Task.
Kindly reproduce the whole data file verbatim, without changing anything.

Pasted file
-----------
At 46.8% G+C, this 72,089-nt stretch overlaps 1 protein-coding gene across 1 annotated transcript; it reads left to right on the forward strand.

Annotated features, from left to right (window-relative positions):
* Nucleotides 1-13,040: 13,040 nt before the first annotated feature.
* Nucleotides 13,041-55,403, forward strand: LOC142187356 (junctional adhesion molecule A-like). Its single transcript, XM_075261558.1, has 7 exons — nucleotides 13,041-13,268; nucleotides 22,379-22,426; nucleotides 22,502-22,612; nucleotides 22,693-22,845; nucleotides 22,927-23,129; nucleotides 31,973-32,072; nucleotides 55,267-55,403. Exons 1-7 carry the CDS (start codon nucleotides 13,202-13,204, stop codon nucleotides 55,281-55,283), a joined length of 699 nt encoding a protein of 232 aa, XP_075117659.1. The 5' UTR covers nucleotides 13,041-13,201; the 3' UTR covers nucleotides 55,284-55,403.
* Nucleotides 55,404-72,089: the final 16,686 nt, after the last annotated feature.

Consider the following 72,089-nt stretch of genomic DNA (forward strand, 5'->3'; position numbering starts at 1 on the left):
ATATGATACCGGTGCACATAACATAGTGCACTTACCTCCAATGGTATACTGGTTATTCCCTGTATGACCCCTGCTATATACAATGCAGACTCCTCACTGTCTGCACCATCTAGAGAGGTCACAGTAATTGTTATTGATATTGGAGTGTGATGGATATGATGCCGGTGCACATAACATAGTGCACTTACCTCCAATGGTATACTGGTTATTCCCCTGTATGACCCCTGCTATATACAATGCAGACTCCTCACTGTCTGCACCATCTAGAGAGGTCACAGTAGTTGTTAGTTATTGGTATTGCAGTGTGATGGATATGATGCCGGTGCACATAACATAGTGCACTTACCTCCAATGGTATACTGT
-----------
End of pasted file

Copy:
At 46.8% G+C, this 72,089-nt stretch overlaps 1 protein-coding gene across 1 annotated transcript; it reads left to right on the forward strand.

Annotated features, from left to right (window-relative positions):
* Nucleotides 1-13,040: 13,040 nt before the first annotated feature.
* Nucleotides 13,041-55,403, forward strand: LOC142187356 (junctional adhesion molecule A-like). Its single transcript, XM_075261558.1, has 7 exons — nucleotides 13,041-13,268; nucleotides 22,379-22,426; nucleotides 22,502-22,612; nucleotides 22,693-22,845; nucleotides 22,927-23,129; nucleotides 31,973-32,072; nucleotides 55,267-55,403. Exons 1-7 carry the CDS (start codon nucleotides 13,202-13,204, stop codon nucleotides 55,281-55,283), a joined length of 699 nt encoding a protein of 232 aa, XP_075117659.1. The 5' UTR covers nucleotides 13,041-13,201; the 3' UTR covers nucleotides 55,284-55,403.
* Nucleotides 55,404-72,089: the final 16,686 nt, after the last annotated feature.

Consider the following 72,089-nt stretch of genomic DNA (forward strand, 5'->3'; position numbering starts at 1 on the left):
ATATGATACCGGTGCACATAACATAGTGCACTTACCTCCAATGGTATACTGGTTATTCCCTGTATGACCCCTGCTATATACAATGCAGACTCCTCACTGTCTGCACCATCTAGAGAGGTCACAGTAATTGTTATTGATATTGGAGTGTGATGGATATGATGCCGGTGCACATAACATAGTGCACTTACCTCCAATGGTATACTGGTTATTCCCCTGTATGACCCCTGCTATATACAATGCAGACTCCTCACTGTCTGCACCATCTAGAGAGGTCACAGTAGTTGTTAGTTATTGGTATTGCAGTGTGATGGATATGATGCCGGTGCACATAACATAGTGCACTTACCTCCAATGGTATACTGT